As Wendy Brown states in “Finding the Man in the State,” “the [liberal] state is a specifically problematic instrument or arena of feminist political change,” as it is an entity where “paternalism and institutionalized protection are interdependent.” Women’s dependence on the liberal state to grant them rights mimics what Brown refers to as the “powerlessness marking much of women’s experience across widely diverse cultures and epochs.” Dependence is not new to us. But, if it’s what we’re attempting to escape, we should not look to a masculinist state that is fundamentally compromised in its capacity to secure our freedom to do just that. It will not happen.

Not only does seeking rights from the state act to reinforce male domination, it also moves the burden of responsibility for abortion from the state onto the individual. Take the Hyde Amendment for example, which banned the use of taxpayer dollars for abortions except when the woman’s life is in danger or a pregnancy is the product of rape or incest. Such a law puts the financial burden of getting an abortion on the individual woman. For many women, this lack of funding means the lack of meaningful access to abortion. Without the capacity to exercise her rights, a woman’s “right” to abortion is hollow; it may as well be illegal.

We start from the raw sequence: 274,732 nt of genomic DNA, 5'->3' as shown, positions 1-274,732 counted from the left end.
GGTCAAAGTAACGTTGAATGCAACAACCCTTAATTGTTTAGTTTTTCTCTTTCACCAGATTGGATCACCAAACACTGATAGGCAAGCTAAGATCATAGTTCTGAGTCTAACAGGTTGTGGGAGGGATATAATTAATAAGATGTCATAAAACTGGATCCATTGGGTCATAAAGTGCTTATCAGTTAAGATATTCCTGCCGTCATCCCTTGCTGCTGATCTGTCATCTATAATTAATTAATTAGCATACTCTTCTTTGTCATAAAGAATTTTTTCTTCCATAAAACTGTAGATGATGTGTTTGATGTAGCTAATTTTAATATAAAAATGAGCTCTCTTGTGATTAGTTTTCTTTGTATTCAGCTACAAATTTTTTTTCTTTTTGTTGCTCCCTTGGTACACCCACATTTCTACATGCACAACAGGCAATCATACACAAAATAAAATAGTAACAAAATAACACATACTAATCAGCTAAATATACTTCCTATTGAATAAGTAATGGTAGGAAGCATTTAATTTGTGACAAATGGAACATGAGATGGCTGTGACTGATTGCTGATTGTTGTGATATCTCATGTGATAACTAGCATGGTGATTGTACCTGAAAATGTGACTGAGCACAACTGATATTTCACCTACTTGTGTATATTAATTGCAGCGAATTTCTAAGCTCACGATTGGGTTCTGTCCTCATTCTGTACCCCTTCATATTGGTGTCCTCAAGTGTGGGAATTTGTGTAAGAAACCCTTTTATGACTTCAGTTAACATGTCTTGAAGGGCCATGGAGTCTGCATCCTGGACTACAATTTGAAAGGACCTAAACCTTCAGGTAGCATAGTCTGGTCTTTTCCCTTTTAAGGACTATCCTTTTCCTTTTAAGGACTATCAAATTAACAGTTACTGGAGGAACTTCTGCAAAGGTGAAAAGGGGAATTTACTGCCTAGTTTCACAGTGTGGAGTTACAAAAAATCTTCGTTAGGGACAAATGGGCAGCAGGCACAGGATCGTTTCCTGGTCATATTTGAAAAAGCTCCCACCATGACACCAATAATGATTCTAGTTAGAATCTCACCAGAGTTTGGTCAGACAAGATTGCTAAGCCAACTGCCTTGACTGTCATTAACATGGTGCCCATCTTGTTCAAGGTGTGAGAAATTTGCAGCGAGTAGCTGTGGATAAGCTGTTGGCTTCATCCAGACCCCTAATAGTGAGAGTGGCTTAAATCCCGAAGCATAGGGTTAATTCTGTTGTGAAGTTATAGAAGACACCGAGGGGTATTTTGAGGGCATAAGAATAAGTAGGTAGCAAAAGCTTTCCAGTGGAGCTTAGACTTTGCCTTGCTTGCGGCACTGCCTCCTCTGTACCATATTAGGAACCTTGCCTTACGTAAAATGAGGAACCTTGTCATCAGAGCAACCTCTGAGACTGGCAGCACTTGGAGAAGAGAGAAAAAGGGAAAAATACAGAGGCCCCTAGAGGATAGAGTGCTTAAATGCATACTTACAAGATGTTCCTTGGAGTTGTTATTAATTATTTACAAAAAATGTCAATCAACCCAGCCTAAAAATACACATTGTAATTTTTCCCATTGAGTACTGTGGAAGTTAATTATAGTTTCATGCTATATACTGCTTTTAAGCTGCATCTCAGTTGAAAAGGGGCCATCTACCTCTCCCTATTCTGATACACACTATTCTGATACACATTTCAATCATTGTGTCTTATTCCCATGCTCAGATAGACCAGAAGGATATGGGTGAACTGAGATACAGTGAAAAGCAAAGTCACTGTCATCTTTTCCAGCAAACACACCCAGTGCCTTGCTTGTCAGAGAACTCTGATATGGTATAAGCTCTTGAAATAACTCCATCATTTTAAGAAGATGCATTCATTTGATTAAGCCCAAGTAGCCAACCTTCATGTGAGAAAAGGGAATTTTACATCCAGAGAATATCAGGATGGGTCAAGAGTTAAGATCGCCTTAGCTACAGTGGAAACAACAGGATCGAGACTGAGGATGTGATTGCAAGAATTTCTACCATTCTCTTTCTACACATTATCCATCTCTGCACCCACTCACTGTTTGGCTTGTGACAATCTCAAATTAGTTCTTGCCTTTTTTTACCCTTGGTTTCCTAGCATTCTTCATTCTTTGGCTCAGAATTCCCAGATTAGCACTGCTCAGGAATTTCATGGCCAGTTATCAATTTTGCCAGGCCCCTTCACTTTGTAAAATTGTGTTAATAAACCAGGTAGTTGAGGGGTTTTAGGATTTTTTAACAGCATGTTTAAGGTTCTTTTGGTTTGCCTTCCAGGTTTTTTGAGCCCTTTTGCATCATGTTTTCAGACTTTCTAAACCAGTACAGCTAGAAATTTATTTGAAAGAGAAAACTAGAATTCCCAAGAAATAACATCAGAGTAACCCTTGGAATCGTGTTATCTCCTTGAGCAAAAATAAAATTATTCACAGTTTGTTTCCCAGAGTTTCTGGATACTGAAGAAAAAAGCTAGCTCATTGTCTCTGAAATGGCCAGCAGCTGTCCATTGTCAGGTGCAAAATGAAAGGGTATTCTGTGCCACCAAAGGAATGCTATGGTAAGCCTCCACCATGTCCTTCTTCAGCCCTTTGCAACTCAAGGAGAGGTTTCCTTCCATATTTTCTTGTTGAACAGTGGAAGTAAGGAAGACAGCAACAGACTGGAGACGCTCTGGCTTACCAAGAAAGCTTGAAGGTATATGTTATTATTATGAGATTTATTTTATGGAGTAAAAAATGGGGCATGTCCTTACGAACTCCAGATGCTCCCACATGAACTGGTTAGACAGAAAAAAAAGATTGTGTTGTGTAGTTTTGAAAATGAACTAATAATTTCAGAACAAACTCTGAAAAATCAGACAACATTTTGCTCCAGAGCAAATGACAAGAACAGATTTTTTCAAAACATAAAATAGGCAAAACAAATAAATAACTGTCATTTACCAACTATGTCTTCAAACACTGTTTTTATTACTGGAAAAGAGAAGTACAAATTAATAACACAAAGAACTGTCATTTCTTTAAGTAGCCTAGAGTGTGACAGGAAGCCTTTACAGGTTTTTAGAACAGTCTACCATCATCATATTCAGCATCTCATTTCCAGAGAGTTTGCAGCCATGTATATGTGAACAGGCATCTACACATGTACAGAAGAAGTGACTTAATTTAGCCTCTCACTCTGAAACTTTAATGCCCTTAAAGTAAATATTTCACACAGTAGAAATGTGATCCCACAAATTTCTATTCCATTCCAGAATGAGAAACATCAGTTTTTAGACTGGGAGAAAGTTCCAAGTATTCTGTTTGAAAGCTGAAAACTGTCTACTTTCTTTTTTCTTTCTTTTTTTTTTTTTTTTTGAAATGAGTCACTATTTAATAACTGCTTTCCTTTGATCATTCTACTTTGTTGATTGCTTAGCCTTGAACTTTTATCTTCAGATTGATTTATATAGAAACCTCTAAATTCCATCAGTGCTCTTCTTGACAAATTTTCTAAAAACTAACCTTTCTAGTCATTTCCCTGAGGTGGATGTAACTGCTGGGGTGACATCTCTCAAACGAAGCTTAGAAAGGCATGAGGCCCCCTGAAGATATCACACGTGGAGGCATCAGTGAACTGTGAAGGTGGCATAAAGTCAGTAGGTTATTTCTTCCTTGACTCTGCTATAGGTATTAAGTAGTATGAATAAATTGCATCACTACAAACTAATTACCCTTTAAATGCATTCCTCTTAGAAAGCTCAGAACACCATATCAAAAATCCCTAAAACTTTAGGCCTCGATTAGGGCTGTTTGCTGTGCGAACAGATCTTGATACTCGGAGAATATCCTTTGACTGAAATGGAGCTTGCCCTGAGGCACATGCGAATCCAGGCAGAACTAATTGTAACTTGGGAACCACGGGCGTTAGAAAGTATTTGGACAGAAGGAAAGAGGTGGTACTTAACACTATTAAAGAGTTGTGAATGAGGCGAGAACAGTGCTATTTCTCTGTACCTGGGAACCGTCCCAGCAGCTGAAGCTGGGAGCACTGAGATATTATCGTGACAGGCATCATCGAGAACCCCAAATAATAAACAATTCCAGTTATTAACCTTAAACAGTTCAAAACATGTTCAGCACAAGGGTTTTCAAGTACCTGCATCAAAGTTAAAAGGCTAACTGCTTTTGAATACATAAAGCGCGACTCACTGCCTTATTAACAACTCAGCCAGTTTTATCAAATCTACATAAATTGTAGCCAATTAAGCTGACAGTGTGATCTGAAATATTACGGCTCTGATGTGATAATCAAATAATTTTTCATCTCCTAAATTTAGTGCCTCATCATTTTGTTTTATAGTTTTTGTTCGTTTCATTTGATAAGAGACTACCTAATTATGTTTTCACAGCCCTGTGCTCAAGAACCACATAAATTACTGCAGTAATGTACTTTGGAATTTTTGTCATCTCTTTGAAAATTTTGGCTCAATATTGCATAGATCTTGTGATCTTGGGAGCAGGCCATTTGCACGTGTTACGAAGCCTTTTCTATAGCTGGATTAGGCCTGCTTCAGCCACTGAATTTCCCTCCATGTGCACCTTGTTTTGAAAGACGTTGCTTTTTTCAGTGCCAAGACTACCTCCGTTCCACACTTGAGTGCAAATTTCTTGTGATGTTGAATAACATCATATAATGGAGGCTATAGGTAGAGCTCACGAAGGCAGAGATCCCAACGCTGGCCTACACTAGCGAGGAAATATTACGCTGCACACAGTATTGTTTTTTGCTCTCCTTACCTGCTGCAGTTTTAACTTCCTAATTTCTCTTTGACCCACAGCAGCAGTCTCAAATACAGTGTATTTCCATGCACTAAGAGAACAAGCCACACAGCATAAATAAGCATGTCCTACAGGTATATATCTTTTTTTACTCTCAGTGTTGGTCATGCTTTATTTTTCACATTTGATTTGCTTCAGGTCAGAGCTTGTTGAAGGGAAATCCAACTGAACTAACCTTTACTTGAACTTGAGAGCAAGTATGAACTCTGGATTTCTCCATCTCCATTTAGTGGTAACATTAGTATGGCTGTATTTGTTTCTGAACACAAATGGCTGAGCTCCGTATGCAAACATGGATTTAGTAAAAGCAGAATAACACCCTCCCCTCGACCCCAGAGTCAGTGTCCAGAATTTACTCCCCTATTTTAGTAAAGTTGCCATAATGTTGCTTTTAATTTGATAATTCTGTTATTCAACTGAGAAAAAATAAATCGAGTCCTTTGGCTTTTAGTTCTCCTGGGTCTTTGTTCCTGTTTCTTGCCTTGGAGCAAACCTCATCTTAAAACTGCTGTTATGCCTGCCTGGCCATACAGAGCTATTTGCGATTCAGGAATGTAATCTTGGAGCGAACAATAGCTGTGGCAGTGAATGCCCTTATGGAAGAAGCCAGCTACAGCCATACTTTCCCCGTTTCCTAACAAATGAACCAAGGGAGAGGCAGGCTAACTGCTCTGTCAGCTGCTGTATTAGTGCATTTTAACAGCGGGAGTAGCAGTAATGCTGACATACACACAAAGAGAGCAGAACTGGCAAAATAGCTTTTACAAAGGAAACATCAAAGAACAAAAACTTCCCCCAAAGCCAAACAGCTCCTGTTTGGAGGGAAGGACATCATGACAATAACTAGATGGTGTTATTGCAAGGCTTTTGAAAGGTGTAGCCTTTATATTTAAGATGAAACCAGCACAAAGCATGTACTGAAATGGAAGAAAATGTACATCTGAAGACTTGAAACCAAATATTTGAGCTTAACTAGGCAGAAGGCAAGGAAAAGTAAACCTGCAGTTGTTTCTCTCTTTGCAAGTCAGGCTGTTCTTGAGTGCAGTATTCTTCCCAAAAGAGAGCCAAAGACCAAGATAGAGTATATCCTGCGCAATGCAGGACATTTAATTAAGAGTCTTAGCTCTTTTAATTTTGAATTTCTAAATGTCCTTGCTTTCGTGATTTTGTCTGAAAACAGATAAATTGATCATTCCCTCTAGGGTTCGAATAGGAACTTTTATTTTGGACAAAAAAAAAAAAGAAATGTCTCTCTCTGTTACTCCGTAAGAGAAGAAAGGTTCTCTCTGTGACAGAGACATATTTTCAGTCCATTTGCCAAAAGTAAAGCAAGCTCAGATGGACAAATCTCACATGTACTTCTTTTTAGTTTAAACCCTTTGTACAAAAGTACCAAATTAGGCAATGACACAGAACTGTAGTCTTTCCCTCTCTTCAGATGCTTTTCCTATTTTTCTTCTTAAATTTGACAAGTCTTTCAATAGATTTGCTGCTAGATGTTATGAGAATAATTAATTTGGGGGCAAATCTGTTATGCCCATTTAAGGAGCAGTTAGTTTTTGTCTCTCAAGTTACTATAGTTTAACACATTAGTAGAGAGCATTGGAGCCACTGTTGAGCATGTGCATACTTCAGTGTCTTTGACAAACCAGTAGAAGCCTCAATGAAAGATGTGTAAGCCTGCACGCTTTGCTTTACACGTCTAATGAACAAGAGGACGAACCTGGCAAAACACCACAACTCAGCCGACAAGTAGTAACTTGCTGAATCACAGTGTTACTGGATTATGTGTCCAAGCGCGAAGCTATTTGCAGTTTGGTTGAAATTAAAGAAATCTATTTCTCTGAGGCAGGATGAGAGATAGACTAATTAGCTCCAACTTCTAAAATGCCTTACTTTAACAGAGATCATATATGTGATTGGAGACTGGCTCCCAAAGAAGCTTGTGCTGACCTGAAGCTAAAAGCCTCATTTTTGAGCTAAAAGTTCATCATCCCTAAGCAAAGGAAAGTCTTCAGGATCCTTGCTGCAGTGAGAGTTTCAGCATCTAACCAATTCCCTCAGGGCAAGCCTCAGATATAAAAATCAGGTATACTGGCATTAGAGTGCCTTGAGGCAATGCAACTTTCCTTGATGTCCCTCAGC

Rights do not guarantee freedom. What they do is disguise the problematic structures that lead to the necessity of abortion to begin with. For a woman, the advent of a pregnancy means the loss of some other aspect of life — whether that be her career, her economic mobility and independence, or her autonomy – as the burden of childbearing and rearing is still made her responsibility. Current political structures will continue to show their true masculinist colors until we achieve equal participation in childbearing and raising.